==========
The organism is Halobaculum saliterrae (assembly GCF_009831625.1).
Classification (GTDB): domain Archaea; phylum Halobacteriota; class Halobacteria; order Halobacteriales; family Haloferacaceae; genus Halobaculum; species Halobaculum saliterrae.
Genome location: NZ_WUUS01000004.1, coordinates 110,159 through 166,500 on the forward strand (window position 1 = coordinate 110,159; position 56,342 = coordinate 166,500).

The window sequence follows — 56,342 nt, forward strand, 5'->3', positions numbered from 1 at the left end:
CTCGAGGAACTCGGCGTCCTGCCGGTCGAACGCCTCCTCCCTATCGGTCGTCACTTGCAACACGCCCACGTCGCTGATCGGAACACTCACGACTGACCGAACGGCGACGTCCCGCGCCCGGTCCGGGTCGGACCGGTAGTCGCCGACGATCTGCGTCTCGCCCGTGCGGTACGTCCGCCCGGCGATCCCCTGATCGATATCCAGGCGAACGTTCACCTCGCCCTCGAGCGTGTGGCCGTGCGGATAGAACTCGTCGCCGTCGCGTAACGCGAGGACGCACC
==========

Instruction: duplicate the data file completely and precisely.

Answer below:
The organism is Halobaculum saliterrae (assembly GCF_009831625.1).
Classification (GTDB): domain Archaea; phylum Halobacteriota; class Halobacteria; order Halobacteriales; family Haloferacaceae; genus Halobaculum; species Halobaculum saliterrae.
Genome location: NZ_WUUS01000004.1, coordinates 110,159 through 166,500 on the forward strand (window position 1 = coordinate 110,159; position 56,342 = coordinate 166,500).

The window sequence follows — 56,342 nt, forward strand, 5'->3', positions numbered from 1 at the left end:
CTCGAGGAACTCGGCGTCCTGCCGGTCGAACGCCTCCTCCCTATCGGTCGTCACTTGCAACACGCCCACGTCGCTGATCGGAACACTCACGACTGACCGAACGGCGACGTCCCGCGCCCGGTCCGGGTCGGACCGGTAGTCGCCGACGATCTGCGTCTCGCCCGTGCGGTACGTCCGCCCGGCGATCCCCTGATCGATATCCAGGCGAACGTTCACCTCGCCCTCGAGCGTGTGGCCGTGCGGATAGAACTCGTCGCCGTCGCGTAACGCGAGGACGCACC